A Parent’s Worst Nightmare
One of the worst nightmares imaginable for all parties involved, kidnapping remains one of the most common crimes in the United States today.
According to the National Center for Missing and Exploited Children, the FBI reported nearly 460,700 missing child cases in 2015 alone. Each year, tens of thousands of children are abducted from American streets, homes, and schools by strangers. And they are even more likely taken illegally by family members. While these statistics are shocking, many cases boil down to custody disputes or runaways, but an estimated 1% are the violent random kidnappings that people most fear.
Chances are you’ve heard of one of these widely-covered stories online, in a magazine, or on the news in your lifetime, as many of them make national headlines. While some cases are resolved quickly, others last for months or years at a time, and while the missing child’s name or face may fade from the public eye, dedicated family and friends never stop searching or hoping.
As terrifying as this very real threat is, the happy endings that can come from them become even more special. Such stories of human triumph, especially the victorious outcome for children facing unthinkable adversity, remind us that there is always hope, even after years of living in a nightmare.
Such is the case of Jaycee Lee Dugard, who was kidnapped while walking to the school bus when she was just 11-years-old. Held prisoner for 18 years by a serial rapist and his wife, Jaycee’s rescue and return to normalcy shows the incredible breadth of the human capacity to survive. Now, she has become an inspiration for countless others.
This is her story.
Exactly 25 years ago, on June 10, 1991, 11-year-old Jaycee Lee Dugard was walking to the bus stop on her way to school, much like she did every other day. A fifth grader, Jaycee was new to school this year as her family had just moved from Los Angeles to the quiet town of Arcadia, south of Lake Tahoe, California.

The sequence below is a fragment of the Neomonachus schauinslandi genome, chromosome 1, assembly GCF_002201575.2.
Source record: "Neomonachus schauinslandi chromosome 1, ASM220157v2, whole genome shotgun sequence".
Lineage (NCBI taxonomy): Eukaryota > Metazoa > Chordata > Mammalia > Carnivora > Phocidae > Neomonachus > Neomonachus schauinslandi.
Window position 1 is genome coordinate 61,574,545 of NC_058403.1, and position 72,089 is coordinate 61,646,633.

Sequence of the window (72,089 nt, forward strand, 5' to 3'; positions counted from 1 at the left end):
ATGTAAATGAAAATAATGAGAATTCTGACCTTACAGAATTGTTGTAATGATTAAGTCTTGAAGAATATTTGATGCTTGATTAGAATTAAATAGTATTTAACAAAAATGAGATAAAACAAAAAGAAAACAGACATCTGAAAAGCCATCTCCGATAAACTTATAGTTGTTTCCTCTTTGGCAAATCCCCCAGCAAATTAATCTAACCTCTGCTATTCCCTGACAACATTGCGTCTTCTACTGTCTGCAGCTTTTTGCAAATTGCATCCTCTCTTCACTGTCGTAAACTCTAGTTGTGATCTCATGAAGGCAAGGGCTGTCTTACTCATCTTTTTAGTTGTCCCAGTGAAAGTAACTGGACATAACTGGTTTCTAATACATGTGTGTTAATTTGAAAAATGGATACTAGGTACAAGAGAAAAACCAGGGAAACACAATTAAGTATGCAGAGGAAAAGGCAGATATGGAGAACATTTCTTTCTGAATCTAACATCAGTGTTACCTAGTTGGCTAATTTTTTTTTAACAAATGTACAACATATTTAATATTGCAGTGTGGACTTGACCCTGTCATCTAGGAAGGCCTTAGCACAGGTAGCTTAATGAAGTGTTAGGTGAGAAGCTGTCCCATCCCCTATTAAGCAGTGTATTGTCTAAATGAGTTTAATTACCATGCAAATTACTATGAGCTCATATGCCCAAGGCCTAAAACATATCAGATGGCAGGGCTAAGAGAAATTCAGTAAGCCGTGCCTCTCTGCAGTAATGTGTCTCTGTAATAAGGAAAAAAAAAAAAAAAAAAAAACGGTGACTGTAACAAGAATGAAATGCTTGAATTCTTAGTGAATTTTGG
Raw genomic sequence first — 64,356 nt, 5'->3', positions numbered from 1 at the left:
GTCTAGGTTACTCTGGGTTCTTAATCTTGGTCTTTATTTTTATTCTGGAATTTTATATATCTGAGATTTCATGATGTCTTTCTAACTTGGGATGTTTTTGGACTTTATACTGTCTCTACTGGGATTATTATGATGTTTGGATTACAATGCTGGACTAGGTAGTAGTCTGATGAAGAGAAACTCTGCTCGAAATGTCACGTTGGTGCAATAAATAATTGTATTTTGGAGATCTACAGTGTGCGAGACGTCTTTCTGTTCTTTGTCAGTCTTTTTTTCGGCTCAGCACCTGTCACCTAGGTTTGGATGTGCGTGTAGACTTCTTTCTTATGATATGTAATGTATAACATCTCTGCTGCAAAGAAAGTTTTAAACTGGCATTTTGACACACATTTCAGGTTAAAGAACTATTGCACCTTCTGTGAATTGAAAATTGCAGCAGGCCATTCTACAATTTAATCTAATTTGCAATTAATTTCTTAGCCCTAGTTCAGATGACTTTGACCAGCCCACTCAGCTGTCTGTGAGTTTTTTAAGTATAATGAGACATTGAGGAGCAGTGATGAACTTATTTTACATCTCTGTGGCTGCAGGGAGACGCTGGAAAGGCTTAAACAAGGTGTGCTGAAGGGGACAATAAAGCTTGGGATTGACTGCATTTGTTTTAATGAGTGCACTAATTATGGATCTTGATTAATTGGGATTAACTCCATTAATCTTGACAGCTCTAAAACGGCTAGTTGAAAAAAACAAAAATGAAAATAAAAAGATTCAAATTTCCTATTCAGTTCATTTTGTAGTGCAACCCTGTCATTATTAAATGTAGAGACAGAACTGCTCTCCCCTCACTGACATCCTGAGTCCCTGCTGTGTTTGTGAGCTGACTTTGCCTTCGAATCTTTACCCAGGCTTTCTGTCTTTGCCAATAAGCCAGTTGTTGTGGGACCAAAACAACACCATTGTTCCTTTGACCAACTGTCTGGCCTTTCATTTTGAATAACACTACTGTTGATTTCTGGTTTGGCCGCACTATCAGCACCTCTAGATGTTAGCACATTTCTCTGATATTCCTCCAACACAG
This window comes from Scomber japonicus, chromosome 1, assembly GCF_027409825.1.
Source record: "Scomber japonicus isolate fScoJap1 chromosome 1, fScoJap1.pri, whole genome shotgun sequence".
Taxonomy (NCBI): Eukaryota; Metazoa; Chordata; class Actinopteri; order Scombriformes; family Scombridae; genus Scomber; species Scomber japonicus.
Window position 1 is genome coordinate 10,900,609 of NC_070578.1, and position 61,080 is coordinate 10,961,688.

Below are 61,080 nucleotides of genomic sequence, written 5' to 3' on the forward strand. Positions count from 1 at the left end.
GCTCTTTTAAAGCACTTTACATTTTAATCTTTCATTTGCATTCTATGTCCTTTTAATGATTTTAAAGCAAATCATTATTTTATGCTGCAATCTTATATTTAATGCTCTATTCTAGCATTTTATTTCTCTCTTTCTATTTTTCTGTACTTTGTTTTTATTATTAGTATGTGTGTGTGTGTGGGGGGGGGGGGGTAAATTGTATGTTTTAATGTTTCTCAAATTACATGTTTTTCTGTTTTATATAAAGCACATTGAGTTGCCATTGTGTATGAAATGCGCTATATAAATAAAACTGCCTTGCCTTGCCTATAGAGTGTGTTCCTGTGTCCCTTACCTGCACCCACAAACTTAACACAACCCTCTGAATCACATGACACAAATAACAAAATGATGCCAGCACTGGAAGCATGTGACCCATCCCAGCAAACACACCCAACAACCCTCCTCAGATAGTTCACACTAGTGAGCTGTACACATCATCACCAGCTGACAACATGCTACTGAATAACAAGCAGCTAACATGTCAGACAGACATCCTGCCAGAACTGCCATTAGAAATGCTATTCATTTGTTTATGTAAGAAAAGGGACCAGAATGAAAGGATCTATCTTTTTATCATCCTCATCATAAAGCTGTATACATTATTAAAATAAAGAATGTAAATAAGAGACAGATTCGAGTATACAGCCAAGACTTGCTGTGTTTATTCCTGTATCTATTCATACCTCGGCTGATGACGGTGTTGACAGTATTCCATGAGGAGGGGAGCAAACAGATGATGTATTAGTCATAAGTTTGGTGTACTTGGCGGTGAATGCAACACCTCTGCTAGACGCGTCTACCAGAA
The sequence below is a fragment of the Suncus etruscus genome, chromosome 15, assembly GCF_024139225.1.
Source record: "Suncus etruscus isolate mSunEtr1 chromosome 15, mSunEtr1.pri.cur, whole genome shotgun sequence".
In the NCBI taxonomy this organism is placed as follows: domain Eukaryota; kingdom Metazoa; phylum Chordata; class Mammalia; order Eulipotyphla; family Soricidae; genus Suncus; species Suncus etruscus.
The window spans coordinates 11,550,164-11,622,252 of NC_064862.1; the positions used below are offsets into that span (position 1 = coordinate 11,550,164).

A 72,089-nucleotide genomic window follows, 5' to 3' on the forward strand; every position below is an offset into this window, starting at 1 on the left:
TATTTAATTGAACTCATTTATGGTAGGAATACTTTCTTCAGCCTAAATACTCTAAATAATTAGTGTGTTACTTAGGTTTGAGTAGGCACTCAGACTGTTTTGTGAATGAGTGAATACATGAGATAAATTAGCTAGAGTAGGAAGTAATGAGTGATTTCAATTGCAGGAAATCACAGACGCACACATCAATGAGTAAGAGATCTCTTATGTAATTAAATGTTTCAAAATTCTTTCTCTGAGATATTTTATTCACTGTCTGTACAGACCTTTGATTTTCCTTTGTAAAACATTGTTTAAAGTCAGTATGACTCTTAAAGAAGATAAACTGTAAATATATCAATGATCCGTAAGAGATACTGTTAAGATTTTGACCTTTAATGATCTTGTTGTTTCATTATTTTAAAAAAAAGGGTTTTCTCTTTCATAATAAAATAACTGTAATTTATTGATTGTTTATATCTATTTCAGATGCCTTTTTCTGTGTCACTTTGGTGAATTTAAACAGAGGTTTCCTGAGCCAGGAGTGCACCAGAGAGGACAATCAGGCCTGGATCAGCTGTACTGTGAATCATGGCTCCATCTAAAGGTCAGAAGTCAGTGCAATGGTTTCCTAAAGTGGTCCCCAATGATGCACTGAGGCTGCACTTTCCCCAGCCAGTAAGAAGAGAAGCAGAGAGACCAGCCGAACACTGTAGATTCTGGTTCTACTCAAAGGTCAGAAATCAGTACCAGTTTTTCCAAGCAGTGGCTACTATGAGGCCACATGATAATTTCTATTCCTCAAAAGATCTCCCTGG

As her stepfather, Carl Probyn, watched from their property, and as Jaycee’s schoolmates watched from the bus, a grey sedan pulled over rapidly beside her. The man inside the car shot Dugard with a stun gun, rendering her unconscious, and a woman then forced her into the vehicle. Probyn tried giving chase on his bicycle, but the car sped away. That was the last time Jaycee’s family and friends would see her for nearly two decades.
Despite an intense effort by law enforcement and volunteers across the nation, the trail soon went cold. Dugard’s mother, Terry Probyn, started a group called Jaycee’s Hope, which organized efforts to promote awareness about the girl’s kidnapping and aid in their search for her. The story was even featured on America’s Most Wanted just days later.
What no one knew at the time was that Jaycee was just two hours away from her home in Antioch, California, the prisoner of Phillip Garrido and his wife Nancy. Phillip was a crystal meth addict and had a prior history of kidnapping, rape, sexual assault of minors, and abuse. A known sexual predator, Garrido had previously served more than 10 years in prison before being released on parole and moving in with Nancy at the home of his elderly mother.